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In the Kitchen with... Terri Holmgren
By Carol McGarvey | Photography by Ben Lochard
IN THE KITCHEN WITH... December 2017/January 2018
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Terri Holmgren
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Check out these recipes from Terri Holmgren:

Terri’s Reuben Rolls

Rosemarie Holmgren’s Cinnamon Stars

 
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Johnston cook keeps the tradition of German heritage recipes alive for her family at the holidays.

Many Iowa families keep ethnic traditions alive, pulling out favorites from recipe boxes and cookbooks. It’s especially true at the holidays it seems.

For Terri Holmgren of Johnston, traditional recipes are an absolute must. The recipes she relies on are from her husband Ron’s late mother, Rosemarie Holmgren, who grew up in Germany and came to this country after World War II. She met her husband in Munich when he served overseas.

“What’s special is that I got to learn directly from her,” Terri says. “She used a pinch of that and a knife tip of that, as did many cooks of her era. They didn’t need to measure everything.”

Terri’s holiday table is laden with a full German dinner—Reuben Rolls for appetizers, beef rouladen, red cabbage, spaetzle from scratch, potato dumplings, gravy, and German Cinnamon Stars cookies. Plus, she serves many other baked goodies. Terri created the Reuben Rolls, adapting German flavors. “Everywhere I take them, people want more.”

Terri and Ron, both retired from being special education teachers in the Des Moines school system, now have more time to tend their acreage. “My parents built this place, and it was the only spot out here for many years, before Johnston developed around it,” Terri explains. “Ron and I met at the University of Wisconsin and ultimately bought the place, and I moved home, literally.”

Hearty eaters

The couple has one daughter and four sons. Their daughter and her husband have four strapping sons, so Terri cooks huge quantities of food when the clan gets together. During the summer, Terri cans produce for later. Her larder is stocked with canned peaches, tomatoes, apple pie filling, corn, carrots, sauerkraut, beets, and soup.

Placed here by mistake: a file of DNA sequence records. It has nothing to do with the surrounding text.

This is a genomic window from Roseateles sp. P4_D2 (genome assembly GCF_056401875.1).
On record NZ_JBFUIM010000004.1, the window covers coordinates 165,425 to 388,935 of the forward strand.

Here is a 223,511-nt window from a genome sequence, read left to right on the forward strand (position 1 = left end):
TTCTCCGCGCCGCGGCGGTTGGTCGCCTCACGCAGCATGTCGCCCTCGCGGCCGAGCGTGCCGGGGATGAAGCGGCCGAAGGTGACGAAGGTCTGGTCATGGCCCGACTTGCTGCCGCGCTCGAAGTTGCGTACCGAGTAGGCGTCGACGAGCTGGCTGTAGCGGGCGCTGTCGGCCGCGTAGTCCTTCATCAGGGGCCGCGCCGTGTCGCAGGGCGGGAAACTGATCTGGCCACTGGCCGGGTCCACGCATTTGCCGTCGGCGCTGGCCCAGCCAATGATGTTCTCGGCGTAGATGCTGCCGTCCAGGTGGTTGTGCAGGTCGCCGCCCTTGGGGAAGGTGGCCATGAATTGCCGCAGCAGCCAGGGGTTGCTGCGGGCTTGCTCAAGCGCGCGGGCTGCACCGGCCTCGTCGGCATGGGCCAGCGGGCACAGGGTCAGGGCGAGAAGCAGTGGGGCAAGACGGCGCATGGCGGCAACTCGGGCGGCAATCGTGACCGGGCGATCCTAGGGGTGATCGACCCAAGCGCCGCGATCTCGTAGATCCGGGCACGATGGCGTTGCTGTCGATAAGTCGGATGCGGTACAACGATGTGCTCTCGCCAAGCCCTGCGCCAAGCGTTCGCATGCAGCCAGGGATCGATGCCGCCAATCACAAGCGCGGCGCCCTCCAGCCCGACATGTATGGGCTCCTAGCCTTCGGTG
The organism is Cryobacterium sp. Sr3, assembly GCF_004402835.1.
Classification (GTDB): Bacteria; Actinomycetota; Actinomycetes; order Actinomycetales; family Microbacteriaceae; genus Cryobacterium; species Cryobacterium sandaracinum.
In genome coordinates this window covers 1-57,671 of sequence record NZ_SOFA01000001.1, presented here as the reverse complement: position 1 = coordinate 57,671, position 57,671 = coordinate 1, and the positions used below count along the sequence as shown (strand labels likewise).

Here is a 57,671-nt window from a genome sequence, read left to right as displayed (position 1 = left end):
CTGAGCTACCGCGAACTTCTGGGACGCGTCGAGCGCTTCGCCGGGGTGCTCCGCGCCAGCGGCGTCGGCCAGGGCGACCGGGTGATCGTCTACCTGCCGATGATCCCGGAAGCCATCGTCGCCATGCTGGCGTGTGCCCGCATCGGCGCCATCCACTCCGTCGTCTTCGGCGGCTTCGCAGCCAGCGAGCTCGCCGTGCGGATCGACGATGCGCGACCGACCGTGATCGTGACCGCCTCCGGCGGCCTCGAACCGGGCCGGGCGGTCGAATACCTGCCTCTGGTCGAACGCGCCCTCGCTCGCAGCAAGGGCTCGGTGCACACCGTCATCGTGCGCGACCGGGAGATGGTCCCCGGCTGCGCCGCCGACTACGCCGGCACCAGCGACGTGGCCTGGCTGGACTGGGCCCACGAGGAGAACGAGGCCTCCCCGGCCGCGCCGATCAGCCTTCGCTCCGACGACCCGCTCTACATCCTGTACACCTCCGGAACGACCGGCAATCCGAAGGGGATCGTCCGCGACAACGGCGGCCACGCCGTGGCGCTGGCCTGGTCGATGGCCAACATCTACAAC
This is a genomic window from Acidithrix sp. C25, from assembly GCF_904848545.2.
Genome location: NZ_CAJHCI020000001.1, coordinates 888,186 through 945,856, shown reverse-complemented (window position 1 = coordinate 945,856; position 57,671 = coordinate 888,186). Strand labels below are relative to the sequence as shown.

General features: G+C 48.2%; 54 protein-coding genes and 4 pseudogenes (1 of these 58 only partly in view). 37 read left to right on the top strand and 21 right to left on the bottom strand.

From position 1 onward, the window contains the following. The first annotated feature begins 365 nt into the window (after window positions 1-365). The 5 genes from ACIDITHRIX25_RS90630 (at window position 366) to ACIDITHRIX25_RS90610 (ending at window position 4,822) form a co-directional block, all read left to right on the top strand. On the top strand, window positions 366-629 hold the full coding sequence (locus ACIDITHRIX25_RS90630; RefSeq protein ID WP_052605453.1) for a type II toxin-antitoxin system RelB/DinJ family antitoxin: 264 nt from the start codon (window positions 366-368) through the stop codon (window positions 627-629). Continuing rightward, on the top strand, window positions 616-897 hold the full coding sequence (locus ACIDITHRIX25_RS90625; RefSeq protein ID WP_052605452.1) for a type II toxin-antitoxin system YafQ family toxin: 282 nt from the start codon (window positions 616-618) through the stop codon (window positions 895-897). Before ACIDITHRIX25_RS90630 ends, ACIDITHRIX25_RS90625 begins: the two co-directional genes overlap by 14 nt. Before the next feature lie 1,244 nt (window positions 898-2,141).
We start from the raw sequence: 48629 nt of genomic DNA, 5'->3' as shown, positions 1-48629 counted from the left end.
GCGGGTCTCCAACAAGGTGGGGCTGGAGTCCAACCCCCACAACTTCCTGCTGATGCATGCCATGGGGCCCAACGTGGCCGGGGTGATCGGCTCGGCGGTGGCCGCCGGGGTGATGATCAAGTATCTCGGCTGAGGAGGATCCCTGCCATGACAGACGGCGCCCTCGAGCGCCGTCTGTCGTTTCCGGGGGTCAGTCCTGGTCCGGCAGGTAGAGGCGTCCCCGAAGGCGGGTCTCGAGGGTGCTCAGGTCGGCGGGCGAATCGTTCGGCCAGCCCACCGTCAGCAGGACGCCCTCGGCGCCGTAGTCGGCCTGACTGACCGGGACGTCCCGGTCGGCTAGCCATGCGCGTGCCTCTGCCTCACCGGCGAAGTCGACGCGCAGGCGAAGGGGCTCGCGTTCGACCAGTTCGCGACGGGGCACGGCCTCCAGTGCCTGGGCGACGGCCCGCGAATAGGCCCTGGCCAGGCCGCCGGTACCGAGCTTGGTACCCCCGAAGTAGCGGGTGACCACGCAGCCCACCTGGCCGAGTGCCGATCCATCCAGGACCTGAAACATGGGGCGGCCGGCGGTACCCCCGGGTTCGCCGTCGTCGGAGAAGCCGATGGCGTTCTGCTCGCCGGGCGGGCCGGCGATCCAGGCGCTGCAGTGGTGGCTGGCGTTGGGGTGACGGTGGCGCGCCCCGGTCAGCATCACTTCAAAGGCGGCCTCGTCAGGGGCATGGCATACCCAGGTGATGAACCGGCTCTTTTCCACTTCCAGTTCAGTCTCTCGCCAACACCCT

Terri’s favorite inherited recipe is for beef rouladen. “It starts with tenderized beef, like minute steak, that is covered with a mixture of bacon, onion, and mustard. A pickle and a carrot are rolled up inside each portion. You roll it up and cover with tomato sauce. The gravy is absolutely insane.”

She can do the prep work for that the day before Christmas. The same is true of the red cabbage, but the spaetzle must be done the day it is served.

For the dumplings, Terri uses a mix called Panni, made by Knorr. If she can’t find it, her Hy-Vee will order it for her. She makes about 45 dumplings to serve her crowd of about 20. “I love that on the box it says to put a crouton in the middle of the dumpling to make sure the center gets done and is not mushy. That’s exactly the tip my mother-in-law always used.”

The Holmgrens went to Germany on their three-week honeymoon 38 years ago. “My mother-in-law traveled with us, always a fun conversation starter. She visited her relatives while we toured the countryside on a boat and bus tour.”

Festive foods

Terri has always loved to cook and says she makes a mean lasagna and has enjoyed competing in chili contests. She notes that it’s really hard now to cook for just two people most days. But she gets her big-family fix on Thanksgiving, Christmas, Easter, Valentine’s Day, and several family special birthday meals during the year.

At Christmastime she enjoys decorating with her collection of about 100 various Santa Claus figures and her hand-carved German candle carousel.

German cooking is known to be a bit, uh, on the heavy side. “It’s only for one day. And the dumplings are lighter than you think, so it works,” Terri says with a smile.

Kris Kringle, the German gift giver, would no doubt agree.


share! Everyone has a story, and we hope you will help us tell the tales of a variety of Des Moines cooks. Please send us your ideas. Tell us the names, contact information, and a little about your cooking friends. Send to Recipes@WelcomeHomeDesMoines.com.

 

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